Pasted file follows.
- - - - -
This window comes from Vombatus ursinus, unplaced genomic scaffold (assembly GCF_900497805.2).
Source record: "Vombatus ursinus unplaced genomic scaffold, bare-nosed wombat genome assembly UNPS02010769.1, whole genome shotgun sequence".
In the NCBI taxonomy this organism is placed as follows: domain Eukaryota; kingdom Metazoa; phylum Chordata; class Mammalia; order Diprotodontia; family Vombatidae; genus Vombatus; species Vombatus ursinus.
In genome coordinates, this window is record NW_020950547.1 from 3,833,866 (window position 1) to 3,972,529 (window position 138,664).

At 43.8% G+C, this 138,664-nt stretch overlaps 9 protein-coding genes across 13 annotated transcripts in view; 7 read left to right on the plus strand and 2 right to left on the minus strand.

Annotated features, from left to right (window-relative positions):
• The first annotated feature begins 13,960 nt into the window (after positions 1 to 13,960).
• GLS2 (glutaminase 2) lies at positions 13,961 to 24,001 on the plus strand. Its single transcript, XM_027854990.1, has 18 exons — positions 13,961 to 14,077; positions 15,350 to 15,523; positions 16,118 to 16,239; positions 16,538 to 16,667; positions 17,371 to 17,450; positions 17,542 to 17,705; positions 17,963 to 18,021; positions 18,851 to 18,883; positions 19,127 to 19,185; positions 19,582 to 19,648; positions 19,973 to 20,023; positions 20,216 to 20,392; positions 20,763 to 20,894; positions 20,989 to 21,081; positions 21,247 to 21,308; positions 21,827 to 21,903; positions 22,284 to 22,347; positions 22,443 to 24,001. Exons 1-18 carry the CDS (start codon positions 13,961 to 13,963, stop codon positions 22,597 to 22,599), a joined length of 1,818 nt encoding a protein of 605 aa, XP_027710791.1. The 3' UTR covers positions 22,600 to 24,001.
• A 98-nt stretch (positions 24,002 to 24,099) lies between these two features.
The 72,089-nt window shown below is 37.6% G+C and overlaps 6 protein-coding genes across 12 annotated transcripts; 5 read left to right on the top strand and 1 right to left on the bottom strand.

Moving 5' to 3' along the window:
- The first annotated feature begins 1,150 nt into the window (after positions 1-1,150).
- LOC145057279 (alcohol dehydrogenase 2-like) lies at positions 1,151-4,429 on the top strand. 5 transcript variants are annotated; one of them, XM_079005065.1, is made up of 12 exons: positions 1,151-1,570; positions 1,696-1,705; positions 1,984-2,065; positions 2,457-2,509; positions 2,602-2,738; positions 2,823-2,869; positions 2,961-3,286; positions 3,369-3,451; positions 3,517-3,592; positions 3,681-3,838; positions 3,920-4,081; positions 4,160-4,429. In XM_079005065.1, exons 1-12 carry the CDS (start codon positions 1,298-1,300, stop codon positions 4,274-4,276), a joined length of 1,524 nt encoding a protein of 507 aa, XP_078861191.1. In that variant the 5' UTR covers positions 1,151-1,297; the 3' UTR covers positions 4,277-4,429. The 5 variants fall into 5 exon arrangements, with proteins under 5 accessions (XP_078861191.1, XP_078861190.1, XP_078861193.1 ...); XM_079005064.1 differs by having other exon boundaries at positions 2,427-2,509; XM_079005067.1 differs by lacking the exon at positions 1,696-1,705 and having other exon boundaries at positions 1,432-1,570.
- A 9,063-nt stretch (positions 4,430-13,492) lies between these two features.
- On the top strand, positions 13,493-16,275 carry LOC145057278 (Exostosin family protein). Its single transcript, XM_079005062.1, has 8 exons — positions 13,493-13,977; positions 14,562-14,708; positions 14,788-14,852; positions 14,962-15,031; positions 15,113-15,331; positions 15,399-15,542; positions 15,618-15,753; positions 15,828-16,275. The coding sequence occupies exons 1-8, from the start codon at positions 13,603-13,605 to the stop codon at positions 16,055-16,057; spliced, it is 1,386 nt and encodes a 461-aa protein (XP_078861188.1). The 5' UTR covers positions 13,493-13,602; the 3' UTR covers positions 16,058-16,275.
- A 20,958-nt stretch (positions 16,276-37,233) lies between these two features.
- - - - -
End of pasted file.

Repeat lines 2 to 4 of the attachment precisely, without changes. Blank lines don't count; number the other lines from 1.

Source record: "Vombatus ursinus unplaced genomic scaffold, bare-nosed wombat genome assembly UNPS02010769.1, whole genome shotgun sequence".
In the NCBI taxonomy this organism is placed as follows: domain Eukaryota; kingdom Metazoa; phylum Chordata; class Mammalia; order Diprotodontia; family Vombatidae; genus Vombatus; species Vombatus ursinus.
In genome coordinates, this window is record NW_020950547.1 from 3,833,866 (window position 1) to 3,972,529 (window position 138,664).